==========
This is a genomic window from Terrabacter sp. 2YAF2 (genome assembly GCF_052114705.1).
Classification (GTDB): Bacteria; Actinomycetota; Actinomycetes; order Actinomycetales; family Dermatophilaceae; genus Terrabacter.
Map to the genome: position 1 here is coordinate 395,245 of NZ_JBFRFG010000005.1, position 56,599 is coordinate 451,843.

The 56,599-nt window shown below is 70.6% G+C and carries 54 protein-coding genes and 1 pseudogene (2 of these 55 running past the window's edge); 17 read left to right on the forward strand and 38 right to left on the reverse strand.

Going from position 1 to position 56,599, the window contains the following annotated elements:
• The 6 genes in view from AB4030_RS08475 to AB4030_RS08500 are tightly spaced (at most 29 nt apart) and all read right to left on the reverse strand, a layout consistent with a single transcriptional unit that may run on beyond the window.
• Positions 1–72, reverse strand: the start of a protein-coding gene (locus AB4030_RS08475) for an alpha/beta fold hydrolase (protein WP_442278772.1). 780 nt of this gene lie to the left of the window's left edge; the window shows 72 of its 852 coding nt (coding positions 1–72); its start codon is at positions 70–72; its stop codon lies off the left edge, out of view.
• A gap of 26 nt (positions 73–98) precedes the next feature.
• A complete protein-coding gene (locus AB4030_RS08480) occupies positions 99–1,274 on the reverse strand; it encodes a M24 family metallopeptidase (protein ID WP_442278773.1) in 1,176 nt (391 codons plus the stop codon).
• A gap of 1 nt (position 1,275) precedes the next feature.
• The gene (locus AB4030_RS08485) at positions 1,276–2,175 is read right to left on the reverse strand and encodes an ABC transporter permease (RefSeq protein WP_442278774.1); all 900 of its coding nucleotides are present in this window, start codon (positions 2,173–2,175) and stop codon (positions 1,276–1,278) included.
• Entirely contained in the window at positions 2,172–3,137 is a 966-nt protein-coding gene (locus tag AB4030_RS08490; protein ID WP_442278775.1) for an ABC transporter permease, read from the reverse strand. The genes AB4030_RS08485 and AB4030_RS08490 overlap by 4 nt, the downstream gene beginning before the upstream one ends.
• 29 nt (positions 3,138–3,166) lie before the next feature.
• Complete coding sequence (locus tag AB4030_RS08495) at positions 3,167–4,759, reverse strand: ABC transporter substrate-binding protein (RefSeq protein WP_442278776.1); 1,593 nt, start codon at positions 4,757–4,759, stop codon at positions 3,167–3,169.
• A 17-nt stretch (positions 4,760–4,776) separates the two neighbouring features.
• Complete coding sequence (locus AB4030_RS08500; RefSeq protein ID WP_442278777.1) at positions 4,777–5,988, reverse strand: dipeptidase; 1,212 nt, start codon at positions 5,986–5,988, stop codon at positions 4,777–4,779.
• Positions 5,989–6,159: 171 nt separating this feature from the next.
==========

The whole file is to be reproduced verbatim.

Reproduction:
This is a genomic window from Terrabacter sp. 2YAF2 (genome assembly GCF_052114705.1).
Classification (GTDB): Bacteria; Actinomycetota; Actinomycetes; order Actinomycetales; family Dermatophilaceae; genus Terrabacter.
Map to the genome: position 1 here is coordinate 395,245 of NZ_JBFRFG010000005.1, position 56,599 is coordinate 451,843.

The 56,599-nt window shown below is 70.6% G+C and carries 54 protein-coding genes and 1 pseudogene (2 of these 55 running past the window's edge); 17 read left to right on the forward strand and 38 right to left on the reverse strand.

Going from position 1 to position 56,599, the window contains the following annotated elements:
• The 6 genes in view from AB4030_RS08475 to AB4030_RS08500 are tightly spaced (at most 29 nt apart) and all read right to left on the reverse strand, a layout consistent with a single transcriptional unit that may run on beyond the window.
• Positions 1–72, reverse strand: the start of a protein-coding gene (locus AB4030_RS08475) for an alpha/beta fold hydrolase (protein WP_442278772.1). 780 nt of this gene lie to the left of the window's left edge; the window shows 72 of its 852 coding nt (coding positions 1–72); its start codon is at positions 70–72; its stop codon lies off the left edge, out of view.
• A gap of 26 nt (positions 73–98) precedes the next feature.
• A complete protein-coding gene (locus AB4030_RS08480) occupies positions 99–1,274 on the reverse strand; it encodes a M24 family metallopeptidase (protein ID WP_442278773.1) in 1,176 nt (391 codons plus the stop codon).
• A gap of 1 nt (position 1,275) precedes the next feature.
• The gene (locus AB4030_RS08485) at positions 1,276–2,175 is read right to left on the reverse strand and encodes an ABC transporter permease (RefSeq protein WP_442278774.1); all 900 of its coding nucleotides are present in this window, start codon (positions 2,173–2,175) and stop codon (positions 1,276–1,278) included.
• Entirely contained in the window at positions 2,172–3,137 is a 966-nt protein-coding gene (locus tag AB4030_RS08490; protein ID WP_442278775.1) for an ABC transporter permease, read from the reverse strand. The genes AB4030_RS08485 and AB4030_RS08490 overlap by 4 nt, the downstream gene beginning before the upstream one ends.
• 29 nt (positions 3,138–3,166) lie before the next feature.
• Complete coding sequence (locus tag AB4030_RS08495) at positions 3,167–4,759, reverse strand: ABC transporter substrate-binding protein (RefSeq protein WP_442278776.1); 1,593 nt, start codon at positions 4,757–4,759, stop codon at positions 3,167–3,169.
• A 17-nt stretch (positions 4,760–4,776) separates the two neighbouring features.
• Complete coding sequence (locus AB4030_RS08500; RefSeq protein ID WP_442278777.1) at positions 4,777–5,988, reverse strand: dipeptidase; 1,212 nt, start codon at positions 5,986–5,988, stop codon at positions 4,777–4,779.
• Positions 5,989–6,159: 171 nt separating this feature from the next.